Since each link of the Web of Trust is an endorsement of the binding between a public key and a user ID, OpenPGP certification signatures (from the signer's private primary key) are relative to a UID and are irrelevant for subkeys. In particular, subkey creation or revocation does not affect the reputation of the primary key. So in case your subkey gets stolen while your primary key remains safe, you can revoke the compromised subkey and replace it with a new subkey without having to rebuild your reputation and without reducing reputation of other people's keys signed with your primary key.


Unfortunately, GnuPG's user interface is not entirely fun to use. We'll take you through the necessary steps below.

These instructions assume you use one computer, and keep the primary keys on an encrypted USB flash drive, or preferably at least two (you should keep backups of your secret keys). We also assume you already have a key; if not, see for instructions.

  1. Make backups of your existing GnuPG files ($HOME/.gnupg). Keep them safe. If something goes wrong during the following steps, you may need this to return to a known good place.

    • umask 077; tar -cf $HOME/gnupg-backup.tar -C $HOME .gnupg

    (note: umask 077 will result in restrictive permissions for the backup.)
  2. Create a new subkey for signing.
    • Find your key ID: gpg --list-keys yourname

    • gpg --edit-key YOURPRIMARYKEYID

    • At the gpg> prompt: addkey

    • This asks for your passphrase, type it in.
    • Choose the "RSA (sign only)" key type.
    • It would be wise to choose 4096 (or at least 2048) bit key size.
    • Choose an expiry date (you can rotate your subkeys more frequently than the primary keys, or keep them for the life of the primary key, with no expiry).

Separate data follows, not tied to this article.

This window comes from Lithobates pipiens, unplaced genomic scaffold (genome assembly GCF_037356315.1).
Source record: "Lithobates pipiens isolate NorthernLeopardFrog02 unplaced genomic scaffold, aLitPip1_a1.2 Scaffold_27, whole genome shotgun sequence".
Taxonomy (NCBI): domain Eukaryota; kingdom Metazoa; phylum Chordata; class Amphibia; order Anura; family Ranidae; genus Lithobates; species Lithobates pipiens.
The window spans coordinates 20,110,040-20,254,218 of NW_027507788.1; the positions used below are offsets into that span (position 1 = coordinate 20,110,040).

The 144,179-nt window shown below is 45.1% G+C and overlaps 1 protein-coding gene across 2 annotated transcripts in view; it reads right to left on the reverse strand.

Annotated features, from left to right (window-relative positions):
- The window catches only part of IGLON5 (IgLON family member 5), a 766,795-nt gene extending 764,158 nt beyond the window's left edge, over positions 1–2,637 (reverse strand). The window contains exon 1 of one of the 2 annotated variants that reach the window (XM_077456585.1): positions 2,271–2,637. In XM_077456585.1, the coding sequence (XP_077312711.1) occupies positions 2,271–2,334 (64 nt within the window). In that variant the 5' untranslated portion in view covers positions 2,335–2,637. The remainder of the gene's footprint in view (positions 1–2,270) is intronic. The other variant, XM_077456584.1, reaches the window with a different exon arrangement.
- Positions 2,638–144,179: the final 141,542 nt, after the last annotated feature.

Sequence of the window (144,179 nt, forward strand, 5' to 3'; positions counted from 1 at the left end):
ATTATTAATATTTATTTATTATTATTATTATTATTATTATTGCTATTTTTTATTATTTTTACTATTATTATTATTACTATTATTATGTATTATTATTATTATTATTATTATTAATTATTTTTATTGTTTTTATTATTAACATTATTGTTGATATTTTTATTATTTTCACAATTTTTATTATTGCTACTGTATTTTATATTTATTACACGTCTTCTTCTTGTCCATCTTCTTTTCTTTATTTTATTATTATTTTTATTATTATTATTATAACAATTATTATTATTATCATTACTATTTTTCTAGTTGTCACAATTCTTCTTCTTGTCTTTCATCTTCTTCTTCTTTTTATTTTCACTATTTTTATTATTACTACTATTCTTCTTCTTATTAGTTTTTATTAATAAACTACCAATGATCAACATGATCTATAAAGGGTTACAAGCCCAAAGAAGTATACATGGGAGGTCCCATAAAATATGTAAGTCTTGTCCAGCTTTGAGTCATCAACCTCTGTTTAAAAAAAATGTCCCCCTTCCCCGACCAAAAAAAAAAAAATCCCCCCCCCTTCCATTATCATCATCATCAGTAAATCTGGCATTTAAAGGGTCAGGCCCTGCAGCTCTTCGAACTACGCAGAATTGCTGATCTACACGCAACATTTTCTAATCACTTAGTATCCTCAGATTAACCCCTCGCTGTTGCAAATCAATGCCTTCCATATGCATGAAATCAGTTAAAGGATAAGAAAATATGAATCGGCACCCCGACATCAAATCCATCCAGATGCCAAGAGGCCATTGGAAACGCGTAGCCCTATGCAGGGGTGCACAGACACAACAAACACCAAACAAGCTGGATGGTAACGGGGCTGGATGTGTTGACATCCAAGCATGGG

• Julian calendars can help calculate the exact number of days to a target calendar date

      • date +%j # command line to display current Julian date

      • date -d 2021-05-16 +%j # command to display specific Julian date

    • GnuPG will (eventually) create a key, but you may have to wait for it to get enough entropy to do so.
    • Save the key: save

  3. You can repeat this, and create an "RSA (encrypt only)" subkey as well, if you like or if you need to. As mentioned above, keep in mind that the default option when initially creating a new keypair is to create an encryption subkey, so you probably have one already. In any case, for Debian, just the signing key is sufficient.
  4. Now copy $HOME/.gnupg to your USB drives.

  5. Here comes the tricky part: you need to remove the private primary key.
    • If you are using GnuPG 2.1 or later, all you have to do is to delete the file $HOME/.gnupg/private-keys-v1.d/KEYGRIP.key, where KEYGRIP is the "keygrip" of the primary key which can be found by running gpg2 --with-keygrip --list-key YOURPRIMARYKEYID. (The private part of each key pair has a keygrip, hence this command lists one keygrip for the primary key and one for each subkey.) Note however that if the keyring has just been migrated to the new format, then the now obsolete $HOME/.gnupg/secring.gpg file might still contain the private primary key: thus be sure to delete that file too if it is not empty.

    • Unfortunately GnuPG <2.1 does not provide a convenient way to do remove the private primary key. Instead, we need to export the subkey, remove the private key, and import the subkey back.